The Seventh Platonic Letter describes Plato's attempts to turn the ruler of Sicily, Dionysius II, into a philosopher ruler along the lines of the Republic. It explains why Plato turned from politics to philosophy in his youth and how he then tried to apply his ideas to actual politics later on. It also sets out his views about language, writing and philosophy. As such, it represents a potentially crucial source of information about Plato, who tells us almost nothing
about himself in his dialogues. But is it genuine? Scholars have debated the issue for centuries, although recent opinion has moved in its favour. The origin of this book was a seminar given in Oxford in 2001 by Myles Burnyeat and Michael Frede, two of the most eminent scholars of ancient
philosophy in recent decades. Michael Frede begins by casting doubt on the Letter by looking at it from the general perspective of letter writing in antiquity, when it was quite normal to fabricate letters by famous figures from the past. Both then attack the authenticity of the letter head-on by showing how its philosophical content conflicts with what we find in the Platonic dialogues. They also reflect on the question of why the Letter was written, whether as an attempt to exculpate Plato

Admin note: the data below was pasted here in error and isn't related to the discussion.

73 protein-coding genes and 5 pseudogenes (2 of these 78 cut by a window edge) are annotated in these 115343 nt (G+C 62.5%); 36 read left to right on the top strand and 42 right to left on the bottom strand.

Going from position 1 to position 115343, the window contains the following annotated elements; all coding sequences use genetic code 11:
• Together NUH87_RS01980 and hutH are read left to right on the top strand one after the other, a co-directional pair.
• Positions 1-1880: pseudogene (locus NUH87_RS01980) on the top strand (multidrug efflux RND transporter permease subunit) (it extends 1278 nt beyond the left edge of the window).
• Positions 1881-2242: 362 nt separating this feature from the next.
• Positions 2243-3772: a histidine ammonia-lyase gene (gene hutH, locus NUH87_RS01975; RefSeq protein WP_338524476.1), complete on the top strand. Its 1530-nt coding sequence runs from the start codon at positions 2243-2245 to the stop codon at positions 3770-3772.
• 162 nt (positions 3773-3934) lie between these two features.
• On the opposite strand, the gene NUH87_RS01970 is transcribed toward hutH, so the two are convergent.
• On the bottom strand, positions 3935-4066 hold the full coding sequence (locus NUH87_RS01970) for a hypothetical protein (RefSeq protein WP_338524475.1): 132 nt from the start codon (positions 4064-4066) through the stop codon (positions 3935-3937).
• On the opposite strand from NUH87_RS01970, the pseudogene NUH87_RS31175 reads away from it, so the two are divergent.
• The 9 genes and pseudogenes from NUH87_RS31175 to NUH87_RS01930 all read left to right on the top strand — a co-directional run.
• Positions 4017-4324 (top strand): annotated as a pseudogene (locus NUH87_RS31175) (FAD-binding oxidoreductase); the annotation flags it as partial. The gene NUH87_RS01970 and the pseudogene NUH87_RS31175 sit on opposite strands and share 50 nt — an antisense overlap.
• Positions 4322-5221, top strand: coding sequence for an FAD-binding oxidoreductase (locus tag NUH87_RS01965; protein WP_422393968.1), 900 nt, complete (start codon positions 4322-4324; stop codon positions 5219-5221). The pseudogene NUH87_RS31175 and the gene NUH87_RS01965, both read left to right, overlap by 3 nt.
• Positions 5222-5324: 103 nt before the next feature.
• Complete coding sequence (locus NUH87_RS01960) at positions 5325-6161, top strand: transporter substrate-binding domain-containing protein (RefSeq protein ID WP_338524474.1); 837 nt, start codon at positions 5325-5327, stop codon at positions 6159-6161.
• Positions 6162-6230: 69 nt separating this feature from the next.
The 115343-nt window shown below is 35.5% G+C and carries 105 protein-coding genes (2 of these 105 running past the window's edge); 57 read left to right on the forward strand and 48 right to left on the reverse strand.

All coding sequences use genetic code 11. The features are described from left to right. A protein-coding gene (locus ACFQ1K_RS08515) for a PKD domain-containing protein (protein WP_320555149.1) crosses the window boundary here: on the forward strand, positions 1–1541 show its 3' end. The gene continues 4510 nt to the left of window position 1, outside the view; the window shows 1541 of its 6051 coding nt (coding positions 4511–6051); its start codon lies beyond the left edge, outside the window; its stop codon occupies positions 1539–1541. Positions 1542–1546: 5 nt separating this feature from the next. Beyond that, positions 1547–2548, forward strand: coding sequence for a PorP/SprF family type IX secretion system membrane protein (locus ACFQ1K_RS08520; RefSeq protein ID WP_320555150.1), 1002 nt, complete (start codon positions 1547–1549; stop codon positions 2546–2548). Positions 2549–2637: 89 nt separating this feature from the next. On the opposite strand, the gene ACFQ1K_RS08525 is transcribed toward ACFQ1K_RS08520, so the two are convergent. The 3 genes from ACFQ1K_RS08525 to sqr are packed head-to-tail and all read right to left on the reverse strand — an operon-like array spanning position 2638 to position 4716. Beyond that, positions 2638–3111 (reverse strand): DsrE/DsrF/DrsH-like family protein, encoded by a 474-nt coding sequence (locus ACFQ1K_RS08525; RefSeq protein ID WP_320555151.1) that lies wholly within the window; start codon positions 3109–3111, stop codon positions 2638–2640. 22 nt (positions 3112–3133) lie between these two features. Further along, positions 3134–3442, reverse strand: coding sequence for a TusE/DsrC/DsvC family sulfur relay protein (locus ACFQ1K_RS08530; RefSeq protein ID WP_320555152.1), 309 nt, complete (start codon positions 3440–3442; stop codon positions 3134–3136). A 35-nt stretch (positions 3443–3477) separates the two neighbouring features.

from the charge of meddling in politics (Frede), or as an attempt to portray, through literary means, the ways in which human weakness and emotions can lead to disasters in political life (Burnyeat).
Myles Burnyeat is Emeritus Professor of Ancient Philosophy at Cambridge, and Honorary Fellow of Robinson College. Michael Frede was formerly Professor of the History of Philosophy at Oxford University. Dominic Scott is Senior Lecturer in Philosophy at the University of Kent.